Dirty Little Secret: Big Business loves Big Government (and Vice Versa)

Listening to a Democrat speak can sometimes confuse the lay person. Democrats talk like they support the man on the ground over big business, like the knight in shining armor to slay the corporate dragon. The trouble is, it is almost never that way in reality. Almost all democratic policies lead to less competition which ultimately is a boon for those companies which are able to survive. This leads to reduced competition for those who can bear the burdens of increased regulations.

Looking at a list of the top contributors disabuses us of this façade. The first façade is that the Wall Street was a lassiez-faire Republican bastion. The data don’t tell that tale. Wall Street – defined as a company that makes a significant portion of their earnings through financial services – was split evenly between the democrats and republicans. Big business – defined as a non-financial services company – did tend to break towards the Republicans in a 60/40 split. If you include Big Labor and trade associations – as I would – the tilt is increasingly towards the democrats. Unions alone gave more than 90% of their money to the democrats. The reason that I would include the unions and trade associations as part of big-business, is because it instrumental in shaping the legislation that comes before congress and as I will show below, it is often in the interests of the companies themselves.

Bigger is Better

Big business likes big barriers to entry. Big business does not stay up worrying about the next piece of legislation, they worry about the next entrepreneur with a good idea and solid funding. Anything that makes it more difficult for small business, is good for big business. The following causes, make life more difficult for small business. As you will see, they are overwhelmingly supported by Democrats


Only big companies can afford unions. Big Companies like trade unions. They only have a problem if their competition does not have to submit to unionization. That is one reason why Wal-Mart was so vilified. They were one of the few glaring examples of a company getting big without having to unionize.

Environmental Regulations

Big businesses will always talk out of both sides of their mouth on this issue. The big-3 car (or is it big 1 now) companies were always publicly saying that they did not like regulations. But, they were one of the biggest supporters of CAFE standards which set emissions targets. They knew that they could afford to make cars according to the higher standards. New cars from smaller companies would have a harder time.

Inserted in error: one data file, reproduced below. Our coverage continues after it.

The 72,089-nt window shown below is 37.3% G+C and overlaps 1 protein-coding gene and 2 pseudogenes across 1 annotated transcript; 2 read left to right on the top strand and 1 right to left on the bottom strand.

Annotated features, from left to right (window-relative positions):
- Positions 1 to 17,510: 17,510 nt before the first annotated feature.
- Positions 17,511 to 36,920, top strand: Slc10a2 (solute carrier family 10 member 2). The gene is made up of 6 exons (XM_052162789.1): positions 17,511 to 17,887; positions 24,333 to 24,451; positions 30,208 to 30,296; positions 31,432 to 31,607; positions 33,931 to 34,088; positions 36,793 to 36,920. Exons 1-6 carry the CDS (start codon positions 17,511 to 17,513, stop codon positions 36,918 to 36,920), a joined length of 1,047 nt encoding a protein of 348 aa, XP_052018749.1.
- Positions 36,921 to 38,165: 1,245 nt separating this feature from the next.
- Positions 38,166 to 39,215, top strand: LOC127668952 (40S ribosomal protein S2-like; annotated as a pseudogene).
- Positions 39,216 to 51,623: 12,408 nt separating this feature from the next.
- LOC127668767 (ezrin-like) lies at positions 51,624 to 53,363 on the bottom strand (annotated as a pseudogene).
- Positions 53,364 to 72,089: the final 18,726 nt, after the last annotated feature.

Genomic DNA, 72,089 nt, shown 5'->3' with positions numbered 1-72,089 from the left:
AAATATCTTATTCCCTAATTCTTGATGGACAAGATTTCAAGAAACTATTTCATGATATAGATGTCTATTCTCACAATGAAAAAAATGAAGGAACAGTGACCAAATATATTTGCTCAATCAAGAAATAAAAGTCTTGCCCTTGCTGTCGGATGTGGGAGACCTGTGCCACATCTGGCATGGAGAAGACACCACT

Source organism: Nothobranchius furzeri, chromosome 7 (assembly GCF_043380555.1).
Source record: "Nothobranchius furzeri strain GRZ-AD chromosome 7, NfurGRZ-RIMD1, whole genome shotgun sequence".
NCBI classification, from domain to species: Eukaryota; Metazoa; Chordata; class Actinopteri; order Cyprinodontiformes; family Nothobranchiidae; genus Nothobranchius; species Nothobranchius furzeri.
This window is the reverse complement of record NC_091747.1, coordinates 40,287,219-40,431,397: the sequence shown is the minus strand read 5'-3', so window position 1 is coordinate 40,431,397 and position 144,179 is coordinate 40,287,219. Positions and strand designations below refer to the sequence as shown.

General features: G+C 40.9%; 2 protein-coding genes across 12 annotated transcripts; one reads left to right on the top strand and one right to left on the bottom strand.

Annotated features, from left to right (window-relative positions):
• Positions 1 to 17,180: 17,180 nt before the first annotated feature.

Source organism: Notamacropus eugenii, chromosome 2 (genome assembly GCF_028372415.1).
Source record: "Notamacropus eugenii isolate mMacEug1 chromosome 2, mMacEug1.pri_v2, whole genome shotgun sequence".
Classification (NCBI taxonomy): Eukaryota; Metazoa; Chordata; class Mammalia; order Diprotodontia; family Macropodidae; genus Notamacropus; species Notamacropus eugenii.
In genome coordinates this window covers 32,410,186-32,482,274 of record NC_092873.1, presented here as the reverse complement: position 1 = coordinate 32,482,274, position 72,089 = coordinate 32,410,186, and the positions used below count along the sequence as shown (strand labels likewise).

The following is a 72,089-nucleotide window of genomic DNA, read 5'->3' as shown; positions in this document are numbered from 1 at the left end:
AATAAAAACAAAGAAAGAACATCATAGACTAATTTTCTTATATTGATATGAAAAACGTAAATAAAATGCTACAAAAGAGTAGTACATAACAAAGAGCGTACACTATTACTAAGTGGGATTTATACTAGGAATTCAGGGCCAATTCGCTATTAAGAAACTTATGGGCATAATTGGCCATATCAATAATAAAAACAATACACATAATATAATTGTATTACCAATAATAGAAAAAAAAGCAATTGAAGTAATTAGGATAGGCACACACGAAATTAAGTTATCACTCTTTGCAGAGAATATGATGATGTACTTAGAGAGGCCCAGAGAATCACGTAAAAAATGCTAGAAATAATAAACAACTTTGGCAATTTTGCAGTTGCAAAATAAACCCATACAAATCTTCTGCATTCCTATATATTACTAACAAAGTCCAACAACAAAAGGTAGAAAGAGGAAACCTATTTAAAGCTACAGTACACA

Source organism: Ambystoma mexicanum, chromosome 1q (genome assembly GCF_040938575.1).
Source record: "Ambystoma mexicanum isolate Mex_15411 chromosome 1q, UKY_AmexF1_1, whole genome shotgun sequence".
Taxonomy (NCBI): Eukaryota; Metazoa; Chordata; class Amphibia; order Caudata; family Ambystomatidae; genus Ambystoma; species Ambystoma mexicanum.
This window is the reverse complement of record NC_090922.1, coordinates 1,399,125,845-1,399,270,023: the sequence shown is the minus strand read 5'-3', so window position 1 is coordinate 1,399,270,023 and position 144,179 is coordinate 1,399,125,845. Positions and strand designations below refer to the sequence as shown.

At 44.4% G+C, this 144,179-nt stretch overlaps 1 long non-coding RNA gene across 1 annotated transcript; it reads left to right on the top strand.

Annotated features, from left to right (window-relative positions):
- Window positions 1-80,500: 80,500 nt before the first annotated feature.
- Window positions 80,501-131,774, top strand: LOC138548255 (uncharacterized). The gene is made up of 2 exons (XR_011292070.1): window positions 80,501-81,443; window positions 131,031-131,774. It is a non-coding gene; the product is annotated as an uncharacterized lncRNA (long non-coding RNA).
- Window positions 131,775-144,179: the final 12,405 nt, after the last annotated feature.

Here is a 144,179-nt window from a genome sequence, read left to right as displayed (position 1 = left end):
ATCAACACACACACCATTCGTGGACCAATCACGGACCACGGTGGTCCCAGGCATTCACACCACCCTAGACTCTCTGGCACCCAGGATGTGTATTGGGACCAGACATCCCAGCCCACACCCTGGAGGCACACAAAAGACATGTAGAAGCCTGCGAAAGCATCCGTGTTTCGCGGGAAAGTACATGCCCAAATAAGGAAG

Monopoly Power = Big Government

The less competition that a company has, the more the power (or rent) shifts from the customers to the firms themselves. The more monopoly power they have over their customers. That is why a call to the power company is not very different from a call to the DMV. Do you remember the customer service that we got from the phone companies before the deregulation? Right after national deregulation, the states maintained a quasi monopoly over the intrastate long distance phone calls. For a while, it would cost double to make a call from Dallas to Fort worth as it would cost to call Denver. The only reason was deregulation made the landscape more competitive.

That is why the whole health care debate is a train wreck for conservatives. I hear them defending the greatest health care system in the world, i.e. the status quo. The status quo is a quasi monopoly, with one insurer controlling more than 90% of some state markets. There is nothing in the bill that will bring costs down and service up. The single biggest thing they could do to make the costs come down is deregulation. That would bring new money and competition into the space. But let’s not kid ourselves into believing that the US health care system is competitive. It’s not.

You want competitive, go to Singapore. In Singapore, health care is subsidized, as it is here, but costs are very low. Every decision is made by the patient. In fact, on the bill, you have the amount of subsidy paid by the government, which is about 10%. When I lived in Singapore and my wife was pregnant, a trip to the emergency room only cost about 100 Singapore dollars, (roughly 50 USD at the time). The government subsidy was only 10 Singapore dollars. Far cry on how I would leave the emergency room without insurance in the States.

Hence, to change the system from what it is, a quasi monopoly and change give the government even more control is a mistake. But, that is exactly what the Democrats want. Big government and big business. The only problem with the faustian bargain of business getting into bed with the Democrats is that they may feel safe now, but eventually, eventually they will kick everyone out but themselves.


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